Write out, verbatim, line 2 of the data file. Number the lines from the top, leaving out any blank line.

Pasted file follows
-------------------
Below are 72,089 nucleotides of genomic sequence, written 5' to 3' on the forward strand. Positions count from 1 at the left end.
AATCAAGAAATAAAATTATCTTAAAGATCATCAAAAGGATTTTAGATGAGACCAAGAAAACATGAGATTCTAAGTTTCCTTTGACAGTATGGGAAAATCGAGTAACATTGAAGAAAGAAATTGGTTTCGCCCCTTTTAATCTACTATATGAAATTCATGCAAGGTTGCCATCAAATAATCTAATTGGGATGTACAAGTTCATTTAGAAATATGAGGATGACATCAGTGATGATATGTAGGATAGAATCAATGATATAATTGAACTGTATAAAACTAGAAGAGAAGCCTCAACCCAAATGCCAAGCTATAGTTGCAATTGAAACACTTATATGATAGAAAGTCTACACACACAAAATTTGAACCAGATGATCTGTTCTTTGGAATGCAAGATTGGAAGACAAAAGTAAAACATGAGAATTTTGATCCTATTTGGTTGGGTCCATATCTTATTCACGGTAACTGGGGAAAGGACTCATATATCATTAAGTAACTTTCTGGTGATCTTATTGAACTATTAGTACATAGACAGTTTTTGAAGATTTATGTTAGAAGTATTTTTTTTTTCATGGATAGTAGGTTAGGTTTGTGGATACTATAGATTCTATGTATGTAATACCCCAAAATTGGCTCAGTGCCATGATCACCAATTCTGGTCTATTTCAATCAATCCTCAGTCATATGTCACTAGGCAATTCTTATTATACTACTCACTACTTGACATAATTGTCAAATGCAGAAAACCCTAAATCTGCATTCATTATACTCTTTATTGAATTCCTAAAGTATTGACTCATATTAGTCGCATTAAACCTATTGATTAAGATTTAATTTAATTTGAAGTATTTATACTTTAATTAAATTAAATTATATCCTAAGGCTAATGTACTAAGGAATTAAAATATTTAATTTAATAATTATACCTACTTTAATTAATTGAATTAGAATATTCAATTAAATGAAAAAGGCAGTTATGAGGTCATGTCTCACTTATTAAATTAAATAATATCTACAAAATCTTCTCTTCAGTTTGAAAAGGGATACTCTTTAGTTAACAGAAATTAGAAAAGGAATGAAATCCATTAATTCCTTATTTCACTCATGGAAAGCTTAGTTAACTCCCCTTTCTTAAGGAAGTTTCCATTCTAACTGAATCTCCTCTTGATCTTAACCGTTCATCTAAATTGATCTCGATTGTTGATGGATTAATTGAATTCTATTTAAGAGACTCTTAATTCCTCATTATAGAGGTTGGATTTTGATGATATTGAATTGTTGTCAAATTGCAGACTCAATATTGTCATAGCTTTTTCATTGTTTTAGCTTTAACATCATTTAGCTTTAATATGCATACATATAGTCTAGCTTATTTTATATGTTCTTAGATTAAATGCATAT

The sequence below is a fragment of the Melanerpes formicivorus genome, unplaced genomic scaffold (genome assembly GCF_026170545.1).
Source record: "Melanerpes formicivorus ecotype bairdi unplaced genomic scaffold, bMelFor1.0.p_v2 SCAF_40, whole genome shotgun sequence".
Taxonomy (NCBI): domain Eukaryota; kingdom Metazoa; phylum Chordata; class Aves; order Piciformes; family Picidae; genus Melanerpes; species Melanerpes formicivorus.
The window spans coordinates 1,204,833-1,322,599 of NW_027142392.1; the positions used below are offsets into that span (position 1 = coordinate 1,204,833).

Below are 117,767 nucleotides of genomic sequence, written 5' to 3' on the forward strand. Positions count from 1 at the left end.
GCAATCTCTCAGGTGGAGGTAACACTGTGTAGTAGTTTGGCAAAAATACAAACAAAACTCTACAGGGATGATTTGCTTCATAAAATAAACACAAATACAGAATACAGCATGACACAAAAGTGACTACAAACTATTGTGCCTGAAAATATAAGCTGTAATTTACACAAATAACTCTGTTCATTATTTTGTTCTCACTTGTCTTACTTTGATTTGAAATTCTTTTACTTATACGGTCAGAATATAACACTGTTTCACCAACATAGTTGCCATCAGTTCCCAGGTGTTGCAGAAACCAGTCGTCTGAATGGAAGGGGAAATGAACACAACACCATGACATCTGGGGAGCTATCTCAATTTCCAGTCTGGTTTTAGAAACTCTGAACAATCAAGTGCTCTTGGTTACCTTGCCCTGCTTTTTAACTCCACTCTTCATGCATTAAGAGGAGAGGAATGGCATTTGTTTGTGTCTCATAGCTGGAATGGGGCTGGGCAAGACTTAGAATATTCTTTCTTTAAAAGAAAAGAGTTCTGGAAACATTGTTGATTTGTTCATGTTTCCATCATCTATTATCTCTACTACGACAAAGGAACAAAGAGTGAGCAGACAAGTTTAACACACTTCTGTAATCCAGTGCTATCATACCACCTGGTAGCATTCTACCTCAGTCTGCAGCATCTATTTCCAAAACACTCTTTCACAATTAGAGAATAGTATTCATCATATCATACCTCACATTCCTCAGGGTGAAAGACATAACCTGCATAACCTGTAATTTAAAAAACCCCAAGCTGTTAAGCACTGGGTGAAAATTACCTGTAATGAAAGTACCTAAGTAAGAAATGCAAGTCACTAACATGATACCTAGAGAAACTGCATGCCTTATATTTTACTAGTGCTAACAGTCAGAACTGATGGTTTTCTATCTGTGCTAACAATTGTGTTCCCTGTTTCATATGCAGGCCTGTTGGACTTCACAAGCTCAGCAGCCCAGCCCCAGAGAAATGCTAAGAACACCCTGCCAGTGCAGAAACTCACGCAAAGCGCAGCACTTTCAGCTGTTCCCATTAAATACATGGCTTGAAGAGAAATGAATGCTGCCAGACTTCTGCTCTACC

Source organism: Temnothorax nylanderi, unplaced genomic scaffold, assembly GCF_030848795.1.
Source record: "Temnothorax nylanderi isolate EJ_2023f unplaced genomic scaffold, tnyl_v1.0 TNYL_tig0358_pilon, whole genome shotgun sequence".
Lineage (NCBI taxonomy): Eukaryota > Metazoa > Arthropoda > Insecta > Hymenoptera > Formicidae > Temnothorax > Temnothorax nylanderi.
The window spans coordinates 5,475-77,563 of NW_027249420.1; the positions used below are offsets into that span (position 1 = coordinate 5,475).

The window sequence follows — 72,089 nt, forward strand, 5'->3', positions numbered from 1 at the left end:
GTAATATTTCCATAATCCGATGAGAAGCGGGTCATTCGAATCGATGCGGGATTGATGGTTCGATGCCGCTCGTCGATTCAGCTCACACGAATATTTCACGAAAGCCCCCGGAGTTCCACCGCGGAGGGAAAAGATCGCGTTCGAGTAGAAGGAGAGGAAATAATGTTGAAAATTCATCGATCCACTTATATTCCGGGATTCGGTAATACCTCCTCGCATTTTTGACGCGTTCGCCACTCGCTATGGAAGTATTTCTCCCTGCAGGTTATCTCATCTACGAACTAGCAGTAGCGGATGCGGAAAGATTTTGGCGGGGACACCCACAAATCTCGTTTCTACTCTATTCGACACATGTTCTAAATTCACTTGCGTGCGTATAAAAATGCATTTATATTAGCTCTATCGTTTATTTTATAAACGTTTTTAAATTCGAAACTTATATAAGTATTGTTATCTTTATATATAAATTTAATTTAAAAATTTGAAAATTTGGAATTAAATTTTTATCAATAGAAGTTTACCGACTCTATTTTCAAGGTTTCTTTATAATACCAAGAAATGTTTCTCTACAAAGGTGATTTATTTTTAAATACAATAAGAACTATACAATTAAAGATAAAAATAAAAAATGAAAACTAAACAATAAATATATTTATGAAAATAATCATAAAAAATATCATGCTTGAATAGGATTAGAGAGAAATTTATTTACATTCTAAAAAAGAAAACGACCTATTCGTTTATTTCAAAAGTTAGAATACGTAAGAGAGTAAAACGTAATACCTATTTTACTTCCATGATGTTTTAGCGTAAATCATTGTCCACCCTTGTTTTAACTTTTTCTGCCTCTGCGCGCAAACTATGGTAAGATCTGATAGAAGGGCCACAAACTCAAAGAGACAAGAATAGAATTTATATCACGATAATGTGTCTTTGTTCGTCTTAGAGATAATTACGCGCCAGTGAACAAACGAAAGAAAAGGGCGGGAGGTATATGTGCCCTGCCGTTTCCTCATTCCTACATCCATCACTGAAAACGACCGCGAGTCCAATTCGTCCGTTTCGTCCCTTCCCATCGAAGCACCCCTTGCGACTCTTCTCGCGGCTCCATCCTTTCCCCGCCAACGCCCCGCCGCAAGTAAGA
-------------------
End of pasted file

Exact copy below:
AATCAAGAAATAAAATTATCTTAAAGATCATCAAAAGGATTTTAGATGAGACCAAGAAAACATGAGATTCTAAGTTTCCTTTGACAGTATGGGAAAATCGAGTAACATTGAAGAAAGAAATTGGTTTCGCCCCTTTTAATCTACTATATGAAATTCATGCAAGGTTGCCATCAAATAATCTAATTGGGATGTACAAGTTCATTTAGAAATATGAGGATGACATCAGTGATGATATGTAGGATAGAATCAATGATATAATTGAACTGTATAAAACTAGAAGAGAAGCCTCAACCCAAATGCCAAGCTATAGTTGCAATTGAAACACTTATATGATAGAAAGTCTACACACACAAAATTTGAACCAGATGATCTGTTCTTTGGAATGCAAGATTGGAAGACAAAAGTAAAACATGAGAATTTTGATCCTATTTGGTTGGGTCCATATCTTATTCACGGTAACTGGGGAAAGGACTCATATATCATTAAGTAACTTTCTGGTGATCTTATTGAACTATTAGTACATAGACAGTTTTTGAAGATTTATGTTAGAAGTATTTTTTTTTTCATGGATAGTAGGTTAGGTTTGTGGATACTATAGATTCTATGTATGTAATACCCCAAAATTGGCTCAGTGCCATGATCACCAATTCTGGTCTATTTCAATCAATCCTCAGTCATATGTCACTAGGCAATTCTTATTATACTACTCACTACTTGACATAATTGTCAAATGCAGAAAACCCTAAATCTGCATTCATTATACTCTTTATTGAATTCCTAAAGTATTGACTCATATTAGTCGCATTAAACCTATTGATTAAGATTTAATTTAATTTGAAGTATTTATACTTTAATTAAATTAAATTATATCCTAAGGCTAATGTACTAAGGAATTAAAATATTTAATTTAATAATTATACCTACTTTAATTAATTGAATTAGAATATTCAATTAAATGAAAAAGGCAGTTATGAGGTCATGTCTCACTTATTAAATTAAATAATATCTACAAAATCTTCTCTTCAGTTTGAAAAGGGATACTCTTTAGTTAACAGAAATTAGAAAAGGAATGAAATCCATTAATTCCTTATTTCACTCATGGAAAGCTTAGTTAACTCCCCTTTCTTAAGGAAGTTTCCATTCTAACTGAATCTCCTCTTGATCTTAACCGTTCATCTAAATTGATCTCGATTGTTGATGGATTAATTGAATTCTATTTAAGAGACTCTTAATTCCTCATTATAGAGGTTGGATTTTGATGATATTGAATTGTTGTCAAATTGCAGACTCAATATTGTCATAGCTTTTTCATTGTTTTAGCTTTAACATCATTTAGCTTTAATATGCATACATATAGTCTAGCTTATTTTATATGTTCTTAGATTAAATGCATAT